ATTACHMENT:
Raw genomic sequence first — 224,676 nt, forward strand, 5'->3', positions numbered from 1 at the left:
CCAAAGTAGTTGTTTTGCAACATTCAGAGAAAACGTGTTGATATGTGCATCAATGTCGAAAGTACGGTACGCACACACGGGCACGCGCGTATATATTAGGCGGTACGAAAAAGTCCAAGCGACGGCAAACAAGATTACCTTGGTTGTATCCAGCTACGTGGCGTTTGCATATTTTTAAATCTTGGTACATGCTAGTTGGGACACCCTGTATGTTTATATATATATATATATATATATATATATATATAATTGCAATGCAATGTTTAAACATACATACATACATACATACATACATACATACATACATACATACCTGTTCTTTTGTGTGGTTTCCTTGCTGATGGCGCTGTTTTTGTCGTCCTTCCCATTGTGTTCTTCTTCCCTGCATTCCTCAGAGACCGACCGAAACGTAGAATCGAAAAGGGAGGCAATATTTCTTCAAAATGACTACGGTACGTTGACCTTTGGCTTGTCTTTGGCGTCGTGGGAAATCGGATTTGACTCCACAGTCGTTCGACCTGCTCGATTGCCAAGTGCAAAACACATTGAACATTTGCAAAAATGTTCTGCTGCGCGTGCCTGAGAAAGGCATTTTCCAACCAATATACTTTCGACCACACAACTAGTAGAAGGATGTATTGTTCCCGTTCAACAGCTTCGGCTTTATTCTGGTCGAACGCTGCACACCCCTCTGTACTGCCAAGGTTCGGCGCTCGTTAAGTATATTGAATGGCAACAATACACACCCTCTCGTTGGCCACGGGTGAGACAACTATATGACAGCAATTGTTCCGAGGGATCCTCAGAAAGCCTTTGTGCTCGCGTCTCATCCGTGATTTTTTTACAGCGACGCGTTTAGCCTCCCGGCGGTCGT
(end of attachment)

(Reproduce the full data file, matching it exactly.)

Raw genomic sequence first — 224,676 nt, forward strand, 5'->3', positions numbered from 1 at the left:
CCAAAGTAGTTGTTTTGCAACATTCAGAGAAAACGTGTTGATATGTGCATCAATGTCGAAAGTACGGTACGCACACACGGGCACGCGCGTATATATTAGGCGGTACGAAAAAGTCCAAGCGACGGCAAACAAGATTACCTTGGTTGTATCCAGCTACGTGGCGTTTGCATATTTTTAAATCTTGGTACATGCTAGTTGGGACACCCTGTATGTTTATATATATATATATATATATATATATATATATAATTGCAATGCAATGTTTAAACATACATACATACATACATACATACATACATACATACATACATACCTGTTCTTTTGTGTGGTTTCCTTGCTGATGGCGCTGTTTTTGTCGTCCTTCCCATTGTGTTCTTCTTCCCTGCATTCCTCAGAGACCGACCGAAACGTAGAATCGAAAAGGGAGGCAATATTTCTTCAAAATGACTACGGTACGTTGACCTTTGGCTTGTCTTTGGCGTCGTGGGAAATCGGATTTGACTCCACAGTCGTTCGACCTGCTCGATTGCCAAGTGCAAAACACATTGAACATTTGCAAAAATGTTCTGCTGCGCGTGCCTGAGAAAGGCATTTTCCAACCAATATACTTTCGACCACACAACTAGTAGAAGGATGTATTGTTCCCGTTCAACAGCTTCGGCTTTATTCTGGTCGAACGCTGCACACCCCTCTGTACTGCCAAGGTTCGGCGCTCGTTAAGTATATTGAATGGCAACAATACACACCCTCTCGTTGGCCACGGGTGAGACAACTATATGACAGCAATTGTTCCGAGGGATCCTCAGAAAGCCTTTGTGCTCGCGTCTCATCCGTGATTTTTTTACAGCGACGCGTTTAGCCTCCCGGCGGTCGT